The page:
• One nearer-term thing is a sort of art project. This is a clock with a face made up of RGB LEDs laid out in something like a Fibonacci spiral (like the seeds in a sunflower), behind translucent plastic as a diffuser, with the clock display varying in interesting ways through the day. That would probably involve some funky microcontroller programming (Forth, maybe, just for fun), capacitative touch controls, power management (lots of LEDs), building a reflow oven (who wants to solder 100+ SMT LEDs by hand?), and maybe something odd for long-term clock stability (I’ve heard that mains power is surprisingly frequency-stable in an aggregate sense over the long run, so I was wondering about stabilising the clock to mains hum…).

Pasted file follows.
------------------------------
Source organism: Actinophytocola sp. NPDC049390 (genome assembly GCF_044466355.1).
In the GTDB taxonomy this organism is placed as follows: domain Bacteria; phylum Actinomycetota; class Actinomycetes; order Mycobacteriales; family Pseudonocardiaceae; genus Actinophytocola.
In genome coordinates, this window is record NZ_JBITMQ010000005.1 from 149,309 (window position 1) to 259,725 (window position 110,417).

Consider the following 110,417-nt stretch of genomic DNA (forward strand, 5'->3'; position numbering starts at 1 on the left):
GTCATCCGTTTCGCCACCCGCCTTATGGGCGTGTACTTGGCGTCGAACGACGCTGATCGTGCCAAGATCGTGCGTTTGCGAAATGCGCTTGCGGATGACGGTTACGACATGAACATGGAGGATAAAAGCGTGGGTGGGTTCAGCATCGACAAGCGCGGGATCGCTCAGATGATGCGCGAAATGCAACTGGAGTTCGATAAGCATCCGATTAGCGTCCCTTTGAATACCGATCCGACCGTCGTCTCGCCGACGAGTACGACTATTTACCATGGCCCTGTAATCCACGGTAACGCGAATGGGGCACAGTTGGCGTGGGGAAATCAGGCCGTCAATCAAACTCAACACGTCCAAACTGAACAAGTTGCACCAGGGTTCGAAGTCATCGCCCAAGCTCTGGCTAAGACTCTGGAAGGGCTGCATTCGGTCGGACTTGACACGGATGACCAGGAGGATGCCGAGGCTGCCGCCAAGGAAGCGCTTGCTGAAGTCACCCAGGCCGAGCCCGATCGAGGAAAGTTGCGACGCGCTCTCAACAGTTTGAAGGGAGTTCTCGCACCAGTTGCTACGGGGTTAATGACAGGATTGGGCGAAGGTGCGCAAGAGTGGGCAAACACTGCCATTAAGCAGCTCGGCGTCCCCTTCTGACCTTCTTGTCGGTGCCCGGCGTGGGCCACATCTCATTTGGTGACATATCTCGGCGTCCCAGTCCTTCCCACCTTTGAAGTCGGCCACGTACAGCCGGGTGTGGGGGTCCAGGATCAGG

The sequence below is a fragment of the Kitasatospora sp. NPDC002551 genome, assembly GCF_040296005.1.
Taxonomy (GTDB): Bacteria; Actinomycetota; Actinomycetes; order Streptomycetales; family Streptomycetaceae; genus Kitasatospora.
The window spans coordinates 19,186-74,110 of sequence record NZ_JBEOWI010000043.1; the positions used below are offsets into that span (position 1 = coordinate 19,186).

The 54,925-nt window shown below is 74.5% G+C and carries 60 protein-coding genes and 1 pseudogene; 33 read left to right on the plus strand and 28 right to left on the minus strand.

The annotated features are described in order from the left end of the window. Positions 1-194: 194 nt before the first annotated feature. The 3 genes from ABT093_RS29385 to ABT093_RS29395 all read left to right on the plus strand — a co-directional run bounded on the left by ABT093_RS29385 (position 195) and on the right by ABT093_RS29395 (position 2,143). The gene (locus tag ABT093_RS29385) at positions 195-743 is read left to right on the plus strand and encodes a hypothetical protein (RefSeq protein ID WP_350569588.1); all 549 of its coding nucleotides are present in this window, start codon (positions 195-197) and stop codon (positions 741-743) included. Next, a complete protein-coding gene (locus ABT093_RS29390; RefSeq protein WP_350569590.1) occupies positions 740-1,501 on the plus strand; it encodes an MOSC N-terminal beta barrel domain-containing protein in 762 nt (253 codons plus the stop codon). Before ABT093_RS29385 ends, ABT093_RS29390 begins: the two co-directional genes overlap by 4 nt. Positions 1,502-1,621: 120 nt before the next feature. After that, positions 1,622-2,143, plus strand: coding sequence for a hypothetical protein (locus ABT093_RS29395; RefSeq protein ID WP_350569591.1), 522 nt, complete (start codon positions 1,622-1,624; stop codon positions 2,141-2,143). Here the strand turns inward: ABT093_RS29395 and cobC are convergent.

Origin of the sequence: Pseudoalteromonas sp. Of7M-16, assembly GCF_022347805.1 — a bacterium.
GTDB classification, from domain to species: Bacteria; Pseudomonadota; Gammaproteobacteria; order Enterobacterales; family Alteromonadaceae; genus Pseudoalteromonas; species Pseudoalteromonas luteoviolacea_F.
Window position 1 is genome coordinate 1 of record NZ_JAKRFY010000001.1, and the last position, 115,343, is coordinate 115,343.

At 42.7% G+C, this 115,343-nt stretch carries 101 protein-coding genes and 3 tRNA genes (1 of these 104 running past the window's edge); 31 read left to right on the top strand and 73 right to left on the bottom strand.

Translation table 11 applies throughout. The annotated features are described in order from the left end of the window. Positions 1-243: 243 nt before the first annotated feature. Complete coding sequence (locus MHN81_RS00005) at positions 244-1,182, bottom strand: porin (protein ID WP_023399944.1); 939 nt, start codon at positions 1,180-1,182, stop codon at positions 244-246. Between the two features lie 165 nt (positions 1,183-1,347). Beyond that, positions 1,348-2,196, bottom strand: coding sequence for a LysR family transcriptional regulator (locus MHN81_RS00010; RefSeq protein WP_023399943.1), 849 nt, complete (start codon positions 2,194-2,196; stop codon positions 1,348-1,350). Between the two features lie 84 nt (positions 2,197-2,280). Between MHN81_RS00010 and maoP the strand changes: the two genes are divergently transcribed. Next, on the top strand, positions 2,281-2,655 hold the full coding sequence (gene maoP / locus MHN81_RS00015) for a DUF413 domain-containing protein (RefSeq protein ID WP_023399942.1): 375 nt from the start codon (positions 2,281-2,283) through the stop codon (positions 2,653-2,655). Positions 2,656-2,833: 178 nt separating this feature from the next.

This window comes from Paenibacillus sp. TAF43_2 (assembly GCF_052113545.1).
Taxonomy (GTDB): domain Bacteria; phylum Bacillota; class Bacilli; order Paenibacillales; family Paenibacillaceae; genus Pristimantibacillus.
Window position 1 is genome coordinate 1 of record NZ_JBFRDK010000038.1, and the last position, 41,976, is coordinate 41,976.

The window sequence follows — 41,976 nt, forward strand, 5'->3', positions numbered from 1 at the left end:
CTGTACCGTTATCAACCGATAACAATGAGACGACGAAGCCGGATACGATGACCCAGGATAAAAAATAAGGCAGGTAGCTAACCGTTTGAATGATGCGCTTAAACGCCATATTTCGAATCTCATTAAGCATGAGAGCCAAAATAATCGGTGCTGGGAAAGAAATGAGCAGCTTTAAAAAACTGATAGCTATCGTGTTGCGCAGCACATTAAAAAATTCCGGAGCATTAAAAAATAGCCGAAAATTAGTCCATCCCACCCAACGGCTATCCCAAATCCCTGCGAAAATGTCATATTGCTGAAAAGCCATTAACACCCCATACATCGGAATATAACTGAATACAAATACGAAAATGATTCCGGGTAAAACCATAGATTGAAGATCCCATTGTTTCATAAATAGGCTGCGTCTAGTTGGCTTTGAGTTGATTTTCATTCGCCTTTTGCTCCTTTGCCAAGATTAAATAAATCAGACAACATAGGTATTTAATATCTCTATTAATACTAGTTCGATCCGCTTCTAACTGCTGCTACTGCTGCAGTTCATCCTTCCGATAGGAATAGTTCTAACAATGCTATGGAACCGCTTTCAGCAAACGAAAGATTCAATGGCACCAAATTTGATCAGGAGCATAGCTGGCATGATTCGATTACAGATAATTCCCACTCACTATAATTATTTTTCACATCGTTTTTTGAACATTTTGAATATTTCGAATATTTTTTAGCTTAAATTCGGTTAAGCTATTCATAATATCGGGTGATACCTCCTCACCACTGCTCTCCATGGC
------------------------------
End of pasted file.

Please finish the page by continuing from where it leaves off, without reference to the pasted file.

• One potential commercial product is something I’ve been thinking about with my wife, who’s an occupational therapist. She treats a lot of patients with rheumatic finger joints using a manual traction method, and we’ve been thinking about a “finger puller” device that would allow patients to treat themselves at home using this method. It’s a bit more complicated than it sounds, since it involves some issues to do with mechanical design for safe holding of the finger being treated, it needs to be able to generate a reasonably significant force safely without pulling the joints too far, and so on. From an electronics perspective, it’s mostly a fairly standard sensors + actuators + tiny UI on a microcontroller project, but two parts of it are interesting: one is that at least one of the actuators will probably be some sort of piezo + flexure thing, and I don’t know how to generate the voltages needed to drive that, and the other is that the things that grip the finger being treated will probably be some sort of pneumatic actuator (they need to be able to grip securely but compliantly, which doesn’t leave too many choices), which again has some interesting power and miniaturisation issues.